Strawbs: Strawbs

The ‘first’ Strawbs album

The cover of the first A&M Strawbs album released in 1969 is the most incongruous of them all. It bears no emblematic link to the band or any of the tracks. It has not stood the test of time, perhaps because the only possible justification for it was to appeal to the consumer zeitgeist.  This was the era in which the popular music aficionados were still coming down from the hippie high of flower power. Floral ties and Scandinavian salad bowls were all the rage.  There can be no other explanation.  Maybe it fits after all?  The album is something of an audible salad.

As explained in a previous post, Savouring Strawbs, it wasn’t the first album by the group to be recorded, but it was the first to be released.  The songs range from the poetic to the exotic.  They complement each other but are individual in flavour.  Some are reminiscent of the Tolkienesque pipe-smoke of the late sixties’ folk clubs; others herald musical adventures yet to come. 

Here are songs ‘banned’ by the BBC, Middle Eastern musical madness, an ode for the bullied, another for the aged, a chess analogy of civil rights conflicts, and numerous couplets de coeur.

Tracking the tracks:

Side One

The Man Who Called Himself Jesus.  Released as a single but restricted to late-night listeners only by the BBC following some complaints, it failed to chart but rattled a few rood screens.  It was inspired by an anecdote songwriter Dave Cousins heard regarding a man who walked into a shop and claimed to be the incarnation of the second coming of Christ.  Would that person be believed he pondered? The spoken intro was by an actor called Richard Wilson, who would later find fame in the UK as Victor Meldrew in the sitcom One Foot in the Grave, wherein his catchphrase was “I don’t believe it!”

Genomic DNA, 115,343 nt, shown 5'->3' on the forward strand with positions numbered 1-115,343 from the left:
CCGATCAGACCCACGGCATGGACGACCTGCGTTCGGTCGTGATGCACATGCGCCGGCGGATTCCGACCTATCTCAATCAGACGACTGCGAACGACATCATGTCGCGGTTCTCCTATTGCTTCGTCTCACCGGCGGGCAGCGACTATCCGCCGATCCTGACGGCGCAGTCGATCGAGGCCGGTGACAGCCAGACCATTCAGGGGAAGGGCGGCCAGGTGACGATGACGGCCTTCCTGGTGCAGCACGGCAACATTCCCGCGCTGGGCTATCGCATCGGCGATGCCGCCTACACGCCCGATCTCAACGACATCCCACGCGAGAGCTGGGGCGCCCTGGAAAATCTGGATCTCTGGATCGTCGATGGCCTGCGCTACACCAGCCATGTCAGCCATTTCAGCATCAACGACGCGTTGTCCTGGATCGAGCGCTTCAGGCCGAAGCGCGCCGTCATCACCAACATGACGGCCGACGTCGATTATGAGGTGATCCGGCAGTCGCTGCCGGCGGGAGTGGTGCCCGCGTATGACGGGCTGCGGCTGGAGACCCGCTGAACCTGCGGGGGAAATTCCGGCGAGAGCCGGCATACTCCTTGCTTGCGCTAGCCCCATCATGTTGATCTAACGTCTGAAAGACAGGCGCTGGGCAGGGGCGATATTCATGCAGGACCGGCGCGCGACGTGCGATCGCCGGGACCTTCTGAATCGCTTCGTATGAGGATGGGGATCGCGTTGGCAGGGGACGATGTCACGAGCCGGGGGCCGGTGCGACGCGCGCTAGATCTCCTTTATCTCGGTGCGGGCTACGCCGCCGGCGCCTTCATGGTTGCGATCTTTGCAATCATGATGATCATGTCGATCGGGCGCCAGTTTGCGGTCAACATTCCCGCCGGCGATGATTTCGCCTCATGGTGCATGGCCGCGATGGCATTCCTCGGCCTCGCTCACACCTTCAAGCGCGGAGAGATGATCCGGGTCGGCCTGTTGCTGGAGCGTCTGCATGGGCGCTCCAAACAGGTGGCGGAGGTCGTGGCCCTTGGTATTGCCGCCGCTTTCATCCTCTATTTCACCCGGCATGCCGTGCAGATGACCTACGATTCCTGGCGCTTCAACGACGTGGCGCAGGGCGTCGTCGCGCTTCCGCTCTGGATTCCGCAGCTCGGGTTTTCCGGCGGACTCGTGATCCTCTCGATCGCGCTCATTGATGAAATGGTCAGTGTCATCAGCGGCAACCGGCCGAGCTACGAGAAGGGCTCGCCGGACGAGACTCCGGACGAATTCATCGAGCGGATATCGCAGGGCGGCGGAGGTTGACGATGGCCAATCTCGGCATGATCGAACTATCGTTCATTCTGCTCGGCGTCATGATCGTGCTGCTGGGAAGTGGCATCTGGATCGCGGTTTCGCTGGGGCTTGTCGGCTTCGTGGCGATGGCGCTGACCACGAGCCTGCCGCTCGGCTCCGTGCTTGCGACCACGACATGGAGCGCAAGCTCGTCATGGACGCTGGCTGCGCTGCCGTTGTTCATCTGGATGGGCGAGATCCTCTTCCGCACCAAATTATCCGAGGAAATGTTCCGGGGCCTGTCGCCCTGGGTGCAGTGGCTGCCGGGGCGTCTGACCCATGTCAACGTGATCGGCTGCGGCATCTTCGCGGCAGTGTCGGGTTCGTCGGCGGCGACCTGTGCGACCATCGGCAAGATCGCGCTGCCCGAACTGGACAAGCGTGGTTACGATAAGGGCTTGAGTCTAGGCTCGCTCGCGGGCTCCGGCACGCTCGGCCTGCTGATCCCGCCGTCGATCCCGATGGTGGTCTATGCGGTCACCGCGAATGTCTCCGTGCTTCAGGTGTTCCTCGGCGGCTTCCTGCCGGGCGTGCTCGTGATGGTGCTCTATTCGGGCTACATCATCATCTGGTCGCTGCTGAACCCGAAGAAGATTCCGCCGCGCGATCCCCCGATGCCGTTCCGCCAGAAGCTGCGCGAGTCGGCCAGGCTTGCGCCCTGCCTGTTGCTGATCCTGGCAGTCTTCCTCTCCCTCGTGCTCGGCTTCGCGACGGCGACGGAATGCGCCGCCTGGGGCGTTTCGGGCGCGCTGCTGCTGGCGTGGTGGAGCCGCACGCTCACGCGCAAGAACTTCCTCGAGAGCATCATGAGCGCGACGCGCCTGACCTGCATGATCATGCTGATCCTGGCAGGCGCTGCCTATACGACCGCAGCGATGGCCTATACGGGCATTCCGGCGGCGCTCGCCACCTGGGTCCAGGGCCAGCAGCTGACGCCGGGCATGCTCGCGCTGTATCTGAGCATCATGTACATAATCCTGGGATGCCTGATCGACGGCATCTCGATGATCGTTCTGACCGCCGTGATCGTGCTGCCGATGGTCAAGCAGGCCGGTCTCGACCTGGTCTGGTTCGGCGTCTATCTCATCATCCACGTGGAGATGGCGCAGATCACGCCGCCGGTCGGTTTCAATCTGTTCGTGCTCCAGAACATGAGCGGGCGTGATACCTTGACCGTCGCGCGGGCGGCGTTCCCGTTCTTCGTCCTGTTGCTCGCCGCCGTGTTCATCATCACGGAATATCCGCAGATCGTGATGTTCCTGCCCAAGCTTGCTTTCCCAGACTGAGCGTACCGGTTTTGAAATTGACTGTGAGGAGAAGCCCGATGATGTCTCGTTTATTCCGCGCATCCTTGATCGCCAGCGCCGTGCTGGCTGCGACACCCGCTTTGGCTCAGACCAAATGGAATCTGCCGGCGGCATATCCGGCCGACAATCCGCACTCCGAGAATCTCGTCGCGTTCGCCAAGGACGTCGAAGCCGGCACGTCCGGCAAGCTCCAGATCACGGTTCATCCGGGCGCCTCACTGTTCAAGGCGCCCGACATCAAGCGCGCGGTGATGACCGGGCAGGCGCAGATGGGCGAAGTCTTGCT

That Which Once Was Mine.  This track has always been a personal favourite.  It is a pristine marriage of poetry and melody.  Contains the word capricious.

All the Little Ladies.  A Cousins / Hooper collaboration, which, according to Secrets Stories Songs, the former thinks the latter probably wrote the words.[1] A lament of geriatric loneliness.

Pieces of 79 and 15. Another Cousins / Hooper collaboration. A song based on Hooper’s recollections of accommodation.

Tell Me What You See in Me. This one is also a personal favourite. There are other versions of this song available. The archive varieties from the pre-A&M period and the one the 1980s Virgin album Ringing Down the Years have their fascinations, but none are as delectable as this recording. The decision to get ‘Nosrati and his Arab Friends’ to enhance the arrangement realised a rhythmic aromatic flying carpet.

Oh How She Changed.  The first real hint of what judicious orchestration could do to a Strawbs song. Infatuation, approbation, abdication.

Side Two

Or am I Dreaming?   Not sure, but hey man, pass me the reefer, and read me a chapter of The Fellowship of the Ring.

Where is This Dream of Your Youth?   Right here, imagining the waste of time wasted.  A wise musing on what we might, with the benefit of hindsight, call mindfulness.  Make the most of what you’ve got while you still have it.

Poor Jimmy Wilson.  In Secrets Stories Songs, Cousins confesses that this is a mixture of experience and empathy.  Once mimed to on TV by David Bowie.

Where Am I? / I’ll Show You Where to Sleep.  Next to Frodo in both cases.

The Battle.  Rooks, bishops, kings, queens and all-too-disposable pawns.  A medieval game of chess with casualties, but the contemporary parallels are painfully black and white.

In summary:

Half a century on, the album stands as a period piece, a fine example of the musical cusp of the sixties and seventies. Contemporary folk was leaving home and setting out towards much rockier territory.  It has left behind the finger-in-the-ear, barley wine-fuelled harmonies, in favour of fingers on the frets, hearts on the sleeve, and heads in the clouds. There’s pertinence and prophesy, and more than a hint of the soul-searching ahead.

The album was produced by Gus Dudgeon with input from Tony Visconti, both of whom went on to very considerable mixing-desk heights, the former notably with Elton John, the latter with David Bowie; and many others in each case.

More background to the above and all the lyrics can be found on the STRAWBS OFFICIAL WEBSITE.

[1] D. Cousins, Secrets, Stories, Songs. Witchwood Media Ltd, 2010, page 45


The music and lyrics of the Strawbs have been the single greatest influence on my own creativity.

In particular they inspired a fantasy tribute entitled Strawberry Gothic.

Tell Me What You See In Me was one of the inspirations for a short story called The Bedouin.

Both of these stories can be found in The Atheist’s Prayer Book.

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